Views: 3 Author: Site Editor Publish Time: 2022-08-19 Origin: Site
Your fermenters and bright tanks are constantly undergoing pressure changes. Routine activites such as brewing, fermenting, cleaning-in-place, and moving product can potentially implode a poorly vented tank. It is important to understand how and why vacuum failure happens so you can keep your tanks in service.
What is Vacuum Pressure
Vacuum pressure occurs if your tank is poorly vented or the relief valve is malfunctioning. The pressure within your fermenter or bright tank will drop, causing a pressure differential between your tank's internal pressure and the atmospheric pressure. When that pressure differential becomes greater than the external pressure rating of the tank, the vessel will experience catastrophic failure. The end result is almost always a complete loss and high replacement costs.
How Does Vacuum Failure Happen
The threat of vacuum failure inside a brewery is very real. Many of the day-to-day jobs in your operation create conditions that can directly lead to vacuum failure. Those activities include:
Pumping or draining an unvented tank
As you pump or drain a tank you are removing beer but not allowing any air to enter the tank. As your tank continues to empty the small amount of CO2 or air in the tank has to fill up the void created by the emptied beer. This creates a low pressure environment in the tank and the weight of the atmosphere will implode the tank.
Overfilling a Tank
If you overfill a fermenter or a bright tank to the point where beer fills the vent line you can create a siphon. Much like pumping or draining an unvented tank, beer will siphon out without allowing air to enter the tank. Once enough beer has siphoned out the vent line your tank will crumple under the weight of the atmosphere.
Hot CIP followed by cold rinse
After you clean a fermenter or bright tank the air inside of the tank is very hot. If your rinse water temperature is too cold it could cause a very rapid drop in pressure within the tank because cold air is much more dense than hot air. When you crash the air temp inside an unvented tank, the tank can implode in an instant!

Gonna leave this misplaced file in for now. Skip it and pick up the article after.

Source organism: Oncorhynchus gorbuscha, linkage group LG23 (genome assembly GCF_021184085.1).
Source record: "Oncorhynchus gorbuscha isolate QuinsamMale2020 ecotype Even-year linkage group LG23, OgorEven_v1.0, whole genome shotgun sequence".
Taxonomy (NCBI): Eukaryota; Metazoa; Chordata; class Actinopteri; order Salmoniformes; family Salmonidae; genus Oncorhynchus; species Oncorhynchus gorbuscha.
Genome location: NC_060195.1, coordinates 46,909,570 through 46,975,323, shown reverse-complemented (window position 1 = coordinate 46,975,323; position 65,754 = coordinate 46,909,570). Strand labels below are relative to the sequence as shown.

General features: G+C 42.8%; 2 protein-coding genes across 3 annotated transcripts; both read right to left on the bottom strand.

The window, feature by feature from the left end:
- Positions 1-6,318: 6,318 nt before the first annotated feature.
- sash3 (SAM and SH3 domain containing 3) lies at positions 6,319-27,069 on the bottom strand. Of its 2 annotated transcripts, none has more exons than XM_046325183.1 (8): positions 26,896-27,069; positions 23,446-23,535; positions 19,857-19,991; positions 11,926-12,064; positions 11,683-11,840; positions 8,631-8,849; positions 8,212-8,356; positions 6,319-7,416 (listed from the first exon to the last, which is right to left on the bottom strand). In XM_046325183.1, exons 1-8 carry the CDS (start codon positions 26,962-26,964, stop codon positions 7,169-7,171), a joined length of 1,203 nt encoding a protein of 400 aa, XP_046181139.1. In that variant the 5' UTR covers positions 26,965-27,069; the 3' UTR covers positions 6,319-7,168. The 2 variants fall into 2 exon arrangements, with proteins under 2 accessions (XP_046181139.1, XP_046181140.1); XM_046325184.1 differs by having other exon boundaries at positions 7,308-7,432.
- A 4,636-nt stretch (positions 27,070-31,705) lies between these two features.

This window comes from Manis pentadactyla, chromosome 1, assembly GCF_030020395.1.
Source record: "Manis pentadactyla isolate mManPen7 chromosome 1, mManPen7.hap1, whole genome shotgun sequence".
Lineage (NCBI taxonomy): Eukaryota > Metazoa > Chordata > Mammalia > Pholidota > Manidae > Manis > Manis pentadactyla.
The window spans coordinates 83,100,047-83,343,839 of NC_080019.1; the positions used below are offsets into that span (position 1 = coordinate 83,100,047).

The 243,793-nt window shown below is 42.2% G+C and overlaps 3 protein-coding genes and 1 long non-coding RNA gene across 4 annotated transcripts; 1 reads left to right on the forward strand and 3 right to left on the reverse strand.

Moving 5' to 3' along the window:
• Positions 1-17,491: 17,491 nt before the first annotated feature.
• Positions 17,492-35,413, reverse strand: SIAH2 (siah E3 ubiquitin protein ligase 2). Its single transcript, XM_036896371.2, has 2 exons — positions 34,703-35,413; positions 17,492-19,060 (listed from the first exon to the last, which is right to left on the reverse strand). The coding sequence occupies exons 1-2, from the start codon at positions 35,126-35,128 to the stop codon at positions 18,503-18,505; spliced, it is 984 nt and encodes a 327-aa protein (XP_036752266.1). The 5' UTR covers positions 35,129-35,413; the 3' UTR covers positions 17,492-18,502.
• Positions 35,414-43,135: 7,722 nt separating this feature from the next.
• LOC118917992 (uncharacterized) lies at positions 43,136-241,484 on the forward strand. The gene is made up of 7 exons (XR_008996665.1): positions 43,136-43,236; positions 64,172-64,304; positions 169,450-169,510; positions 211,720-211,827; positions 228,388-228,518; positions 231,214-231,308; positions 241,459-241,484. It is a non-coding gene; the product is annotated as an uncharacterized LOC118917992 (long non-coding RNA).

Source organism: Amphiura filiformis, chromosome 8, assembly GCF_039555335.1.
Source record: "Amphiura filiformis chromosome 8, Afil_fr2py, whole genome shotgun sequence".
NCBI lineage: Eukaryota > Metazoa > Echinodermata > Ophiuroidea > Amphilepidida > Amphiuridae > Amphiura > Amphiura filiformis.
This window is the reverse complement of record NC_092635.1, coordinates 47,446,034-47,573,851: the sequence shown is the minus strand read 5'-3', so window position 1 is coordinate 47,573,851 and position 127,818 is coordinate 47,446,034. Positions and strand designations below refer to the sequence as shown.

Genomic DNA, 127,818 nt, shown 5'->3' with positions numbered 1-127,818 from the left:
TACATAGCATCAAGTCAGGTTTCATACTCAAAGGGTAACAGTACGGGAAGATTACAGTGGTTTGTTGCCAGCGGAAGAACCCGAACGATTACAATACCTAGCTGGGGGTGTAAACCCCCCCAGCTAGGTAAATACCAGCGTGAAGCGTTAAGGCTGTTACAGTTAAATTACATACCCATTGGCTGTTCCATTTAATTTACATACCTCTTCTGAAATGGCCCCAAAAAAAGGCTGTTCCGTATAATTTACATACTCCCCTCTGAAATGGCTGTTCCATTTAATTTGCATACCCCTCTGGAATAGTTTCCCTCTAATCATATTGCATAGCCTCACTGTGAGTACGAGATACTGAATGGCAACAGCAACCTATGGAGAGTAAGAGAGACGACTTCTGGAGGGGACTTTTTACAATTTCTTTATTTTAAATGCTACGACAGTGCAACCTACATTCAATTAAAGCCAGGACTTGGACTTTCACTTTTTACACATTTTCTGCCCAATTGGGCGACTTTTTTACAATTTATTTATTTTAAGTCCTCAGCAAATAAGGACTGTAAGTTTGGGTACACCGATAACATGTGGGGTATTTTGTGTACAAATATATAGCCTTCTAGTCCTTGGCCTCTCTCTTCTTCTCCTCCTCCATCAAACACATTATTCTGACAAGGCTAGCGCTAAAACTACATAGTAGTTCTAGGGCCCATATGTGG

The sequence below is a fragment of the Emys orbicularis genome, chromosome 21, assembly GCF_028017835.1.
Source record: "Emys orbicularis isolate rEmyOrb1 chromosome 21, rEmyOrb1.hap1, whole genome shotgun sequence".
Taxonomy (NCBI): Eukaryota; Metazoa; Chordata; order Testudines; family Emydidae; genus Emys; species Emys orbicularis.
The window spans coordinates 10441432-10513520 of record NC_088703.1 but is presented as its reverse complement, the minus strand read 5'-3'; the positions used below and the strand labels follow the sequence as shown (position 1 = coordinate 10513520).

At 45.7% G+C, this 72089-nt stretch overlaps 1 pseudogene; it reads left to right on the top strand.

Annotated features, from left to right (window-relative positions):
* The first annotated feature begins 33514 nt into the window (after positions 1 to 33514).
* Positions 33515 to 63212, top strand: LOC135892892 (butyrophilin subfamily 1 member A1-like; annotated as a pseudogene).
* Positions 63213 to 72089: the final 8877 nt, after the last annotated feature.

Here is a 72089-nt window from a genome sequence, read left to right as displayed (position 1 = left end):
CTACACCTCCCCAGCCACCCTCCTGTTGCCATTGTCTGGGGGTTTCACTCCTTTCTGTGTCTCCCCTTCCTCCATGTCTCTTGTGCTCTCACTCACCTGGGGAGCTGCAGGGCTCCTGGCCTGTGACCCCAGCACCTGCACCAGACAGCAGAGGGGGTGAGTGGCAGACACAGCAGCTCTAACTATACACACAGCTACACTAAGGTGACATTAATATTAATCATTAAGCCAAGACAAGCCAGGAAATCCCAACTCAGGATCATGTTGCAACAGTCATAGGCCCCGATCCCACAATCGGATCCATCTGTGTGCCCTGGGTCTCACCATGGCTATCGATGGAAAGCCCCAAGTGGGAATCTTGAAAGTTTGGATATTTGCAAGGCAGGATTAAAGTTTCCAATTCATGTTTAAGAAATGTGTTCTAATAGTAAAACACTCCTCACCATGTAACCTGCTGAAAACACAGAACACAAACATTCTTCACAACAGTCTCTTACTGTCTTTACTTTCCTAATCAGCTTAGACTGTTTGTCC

Using Caustic Soda After Fermentation
It is common practice to clean a fermenter once you have moved the beer to a bright tank. A byproduct of fermentation is CO2. If you introduce caustic soda to a fermenter full of CO2, a chemical reaction will occur, converting the gas CO2 into a solid. This will lower the pressure inside of your fermenter and, if it isn't vented properly, can lead to vacuum failure.
The Importance of a Vacuum Relief Valve
A vacuum relief valve protects your tanks from vacuum failure by allowing air into your tank when the inside pressure starts to drop. Your fermenters and bright tanks are an important investment for your brewery. Not only are they costly, they enable you to create the beer your customers love to drink. The best way to keep your tanks in service is to install a properly sized vacuum relief valve.
Buying the right sized vacuum relief valve is an important step. They are not one-size-fits-all. Because tanks are all engineered differently and no two breweries use the exact same cleaning regimen, the valves are usually sized for your unique application by the valve manufacturer.
Vacuum Relief Valve Inspections
Your vacuum relief valves are useless to you if they are not working correctly. It is important to regularly inspect your valves. During the initial usage phase, you should inspect your valves more frequently than you think is necessary. The idea is to discover a potential problem before it becomes a real problem.
When inspecting your valve, make sure it is being cleaned properly during clean-in-place and that it is still able to mechanically function properly.